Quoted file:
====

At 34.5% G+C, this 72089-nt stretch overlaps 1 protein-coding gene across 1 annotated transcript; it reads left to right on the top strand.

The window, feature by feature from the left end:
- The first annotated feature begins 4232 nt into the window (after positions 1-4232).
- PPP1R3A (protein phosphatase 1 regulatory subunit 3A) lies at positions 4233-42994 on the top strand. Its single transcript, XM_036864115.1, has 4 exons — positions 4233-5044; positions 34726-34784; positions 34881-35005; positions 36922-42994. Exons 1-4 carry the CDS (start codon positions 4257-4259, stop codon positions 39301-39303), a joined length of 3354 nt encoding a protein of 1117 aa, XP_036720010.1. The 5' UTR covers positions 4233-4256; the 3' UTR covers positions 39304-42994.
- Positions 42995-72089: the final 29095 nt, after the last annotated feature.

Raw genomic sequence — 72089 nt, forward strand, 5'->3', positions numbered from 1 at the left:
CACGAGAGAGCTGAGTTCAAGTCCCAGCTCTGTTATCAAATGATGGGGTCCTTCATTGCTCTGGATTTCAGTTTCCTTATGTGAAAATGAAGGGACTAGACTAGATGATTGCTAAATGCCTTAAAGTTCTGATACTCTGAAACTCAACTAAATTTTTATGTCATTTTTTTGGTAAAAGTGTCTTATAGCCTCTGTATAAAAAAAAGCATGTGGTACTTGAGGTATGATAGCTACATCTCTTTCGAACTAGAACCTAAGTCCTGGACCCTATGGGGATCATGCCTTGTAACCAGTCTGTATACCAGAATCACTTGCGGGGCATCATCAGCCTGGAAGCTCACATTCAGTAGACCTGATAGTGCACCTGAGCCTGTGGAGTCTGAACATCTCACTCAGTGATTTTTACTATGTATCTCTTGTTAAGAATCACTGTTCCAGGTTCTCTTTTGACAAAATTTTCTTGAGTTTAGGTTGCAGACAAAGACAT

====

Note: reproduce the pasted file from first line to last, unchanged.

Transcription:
At 34.5% G+C, this 72089-nt stretch overlaps 1 protein-coding gene across 1 annotated transcript; it reads left to right on the top strand.

The window, feature by feature from the left end:
- The first annotated feature begins 4232 nt into the window (after positions 1-4232).
- PPP1R3A (protein phosphatase 1 regulatory subunit 3A) lies at positions 4233-42994 on the top strand. Its single transcript, XM_036864115.1, has 4 exons — positions 4233-5044; positions 34726-34784; positions 34881-35005; positions 36922-42994. Exons 1-4 carry the CDS (start codon positions 4257-4259, stop codon positions 39301-39303), a joined length of 3354 nt encoding a protein of 1117 aa, XP_036720010.1. The 5' UTR covers positions 4233-4256; the 3' UTR covers positions 39304-42994.
- Positions 42995-72089: the final 29095 nt, after the last annotated feature.

Raw genomic sequence — 72089 nt, forward strand, 5'->3', positions numbered from 1 at the left:
CACGAGAGAGCTGAGTTCAAGTCCCAGCTCTGTTATCAAATGATGGGGTCCTTCATTGCTCTGGATTTCAGTTTCCTTATGTGAAAATGAAGGGACTAGACTAGATGATTGCTAAATGCCTTAAAGTTCTGATACTCTGAAACTCAACTAAATTTTTATGTCATTTTTTTGGTAAAAGTGTCTTATAGCCTCTGTATAAAAAAAAGCATGTGGTACTTGAGGTATGATAGCTACATCTCTTTCGAACTAGAACCTAAGTCCTGGACCCTATGGGGATCATGCCTTGTAACCAGTCTGTATACCAGAATCACTTGCGGGGCATCATCAGCCTGGAAGCTCACATTCAGTAGACCTGATAGTGCACCTGAGCCTGTGGAGTCTGAACATCTCACTCAGTGATTTTTACTATGTATCTCTTGTTAAGAATCACTGTTCCAGGTTCTCTTTTGACAAAATTTTCTTGAGTTTAGGTTGCAGACAAAGACAT